It’s a Warning, NOT a Prediction

Remember the end of Dickens’ A Christmas Carol when Ebenezer Scrooge looks in despair at his own grave and realizes that the dead man of whom people were speaking ill was himself?  He asks the fearful specter of the Ghost of Christmas Yet to Come, “Are these the shadows of things that Will be, or are they the shadows of what May be only?” When the ghost merely continues to point at Ebenezer’s grave, Ebenezer cries out, “Men’s courses will foreshadow certain ends to which, if persevered in, they must lead.  But if the courses be departed from, the ends will change.  Say it is thus with what you show me!”  As we all know, Scrooge’s end does change, and by altering his present course he experiences redemption from the lonely, miserable future that awaited him.

I’ve had a visit from a couple of Ghosts of Christmas Yet to Come lately; situations that show me a future that might be mine if I continue on my present course.  The first one came from a professor I had last year.  She is a beautiful woman who knows how to command a room’s attention with her brilliant mind as well as her fashion-forward style.  She is also about a size 20.  One night after class, I was with a small group of students who were discussing with her the effects of grad school upon one’s personal life.  “I started my weight gain in my Masters program,” she told us, “but it really went downhill when I got my doctorate.  I’m an emotional eater, and there I was, stuck at my computer all day, writing papers and eating doughnuts.”  She pulled a card out of her purse.  It was an old driver’s license.  “This is me ten years ago,” she said, “before I started grad school.”  She passed it around and we all stared at it in wonder.  She must have been a size 4.

I knew then that I was on the same path.  Working full time, commuting to grad school, writing and grading papers, and attempting to be a decent wife and housemom leave me with zero personal life.  Exercise–one full hour and a half to go to the gym, work out, drive home and shower–is like a dream from another life.  Eating right takes discipline, and my discipline quota gets used up pretty quickly when I force myself to sit down to three or four hours of homework a night.  It makes me feel entitled; I’m driving myself into the ground trying to be too many things to too many people, so why should I have to deny myself a few extra calories?  My mentality is, “Right now, doughnuts are my personal life.  Just leave me alone.” And the consequences have been swift and ruthless: I went up a about size and a half in 2010 (meaning my new clothes are already getting tight).  On my current track, one additional size per semester means I’ll most likely be getting morbid obesity with a side of diabetes and high blood pressure along with that Masters degree.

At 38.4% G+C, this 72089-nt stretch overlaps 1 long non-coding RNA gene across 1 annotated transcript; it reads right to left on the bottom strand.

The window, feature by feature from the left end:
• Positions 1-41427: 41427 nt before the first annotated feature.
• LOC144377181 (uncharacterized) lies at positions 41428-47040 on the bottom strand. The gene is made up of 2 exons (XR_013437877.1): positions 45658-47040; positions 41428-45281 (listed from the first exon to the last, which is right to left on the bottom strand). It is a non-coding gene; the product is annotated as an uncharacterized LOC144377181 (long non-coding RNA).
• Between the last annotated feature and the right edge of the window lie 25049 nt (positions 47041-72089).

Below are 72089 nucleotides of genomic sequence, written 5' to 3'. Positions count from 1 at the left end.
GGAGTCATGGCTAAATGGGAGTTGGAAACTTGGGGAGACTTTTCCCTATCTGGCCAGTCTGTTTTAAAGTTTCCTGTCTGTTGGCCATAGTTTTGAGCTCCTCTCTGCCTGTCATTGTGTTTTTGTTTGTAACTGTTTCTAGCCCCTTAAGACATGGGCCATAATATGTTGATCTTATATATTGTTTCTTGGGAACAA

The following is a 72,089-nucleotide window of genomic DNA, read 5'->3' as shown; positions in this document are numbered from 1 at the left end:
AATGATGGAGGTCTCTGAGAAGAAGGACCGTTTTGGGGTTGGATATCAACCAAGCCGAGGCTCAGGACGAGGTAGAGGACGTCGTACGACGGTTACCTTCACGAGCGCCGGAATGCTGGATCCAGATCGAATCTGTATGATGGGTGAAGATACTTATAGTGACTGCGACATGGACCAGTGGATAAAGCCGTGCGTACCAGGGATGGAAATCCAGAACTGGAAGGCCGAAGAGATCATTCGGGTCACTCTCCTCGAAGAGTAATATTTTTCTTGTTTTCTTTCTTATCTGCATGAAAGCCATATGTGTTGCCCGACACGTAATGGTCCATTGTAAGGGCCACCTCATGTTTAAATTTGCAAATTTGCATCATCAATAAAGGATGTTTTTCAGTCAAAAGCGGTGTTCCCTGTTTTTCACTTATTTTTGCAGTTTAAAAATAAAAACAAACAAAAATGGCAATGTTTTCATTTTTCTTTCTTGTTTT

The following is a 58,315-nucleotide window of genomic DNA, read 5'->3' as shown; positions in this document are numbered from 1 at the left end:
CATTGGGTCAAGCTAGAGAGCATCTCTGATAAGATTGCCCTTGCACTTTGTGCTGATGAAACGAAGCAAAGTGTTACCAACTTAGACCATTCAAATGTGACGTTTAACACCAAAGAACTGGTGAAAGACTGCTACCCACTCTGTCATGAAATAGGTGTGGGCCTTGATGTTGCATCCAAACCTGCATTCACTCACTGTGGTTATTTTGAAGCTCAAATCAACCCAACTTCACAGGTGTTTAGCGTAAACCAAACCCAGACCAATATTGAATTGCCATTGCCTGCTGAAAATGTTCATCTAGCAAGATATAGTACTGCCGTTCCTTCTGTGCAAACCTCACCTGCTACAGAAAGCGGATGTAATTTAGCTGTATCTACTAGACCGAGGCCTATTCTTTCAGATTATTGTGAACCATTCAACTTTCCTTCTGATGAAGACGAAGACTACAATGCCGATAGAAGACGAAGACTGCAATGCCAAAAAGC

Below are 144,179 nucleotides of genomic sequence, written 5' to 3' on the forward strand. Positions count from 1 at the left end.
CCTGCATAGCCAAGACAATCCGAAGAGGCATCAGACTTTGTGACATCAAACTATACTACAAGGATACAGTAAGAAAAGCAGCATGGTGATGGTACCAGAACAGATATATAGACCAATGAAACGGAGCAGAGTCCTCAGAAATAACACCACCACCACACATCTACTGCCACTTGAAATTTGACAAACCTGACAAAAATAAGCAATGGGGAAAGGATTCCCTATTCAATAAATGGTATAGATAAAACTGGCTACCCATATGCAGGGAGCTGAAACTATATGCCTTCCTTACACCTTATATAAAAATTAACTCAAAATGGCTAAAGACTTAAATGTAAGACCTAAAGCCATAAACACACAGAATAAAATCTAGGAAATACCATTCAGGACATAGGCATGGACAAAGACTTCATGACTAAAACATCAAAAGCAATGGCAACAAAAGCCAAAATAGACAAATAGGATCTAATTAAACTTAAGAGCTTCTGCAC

That’s headstone #1.  Headstone #2 actually scares me more.  Let me say first of all that I’ve come to grips with my infertility.  I’ve built a new dream for myself that includes eventually moving to Europe, getting a doctorate, and writing a book—not too shabby a trade-off.  I still feel grief, but I no longer feel sorry for myself.

That being said, there’s an unforeseen consequence of infertility that’s come up lately that worries me.  I’ve known a number of infertile couples over my lifetime, and I’m slowly coming to the conclusion that many (not all) of them end up, for lack of a better term, really weird.  The best way I can describe it is that they’re ingrown.  Children give you something to invest in that’s outside yourself.  They humble you and show you your inadequacies.  And they can potentially keep you from getting unhealthily obsessed with bizarre ideas because they keep you so firmly grounded in the everyday.  I want to stay grounded in the everyday.  I want to be self-aware.  And I don’t want to morph into the married equivalent of the Crazy Cat Lady.

So as I was up late night one night worrying about my weight gain and my Crazy Cat Lady tendencies, I had a total Ebenezer Scrooge moment.  I realized that these things are warnings, not predictions.  No one said that I had to do things like other people; I’m living my own life and making my own choices.  This Christmas break was revelatory for me.  I got into a good groove with my workout routine and I’ve been working out six days a week for the last three weeks.  I’ve started adding more fruits and veggies to my daily diet, and I am surprised by the results that such a small change can yield.  I even bought a gigantic Christmas turkey and gave it some poor little kid named Tiny T—oh wait, wrong story.  And I’ve realized that as long as I’m consciously investing in my husband, my students, my church, and my relationship with God, I’m not going to get ingrown.  The main thing I realized was that God holds my future—no one else.  He has a plan for me that no one in the world is going to derail, least of all me.  This is a reassuring knowledge.  But if I get a cat and start doing high-pitched voice-overs for it, please somebody save me.

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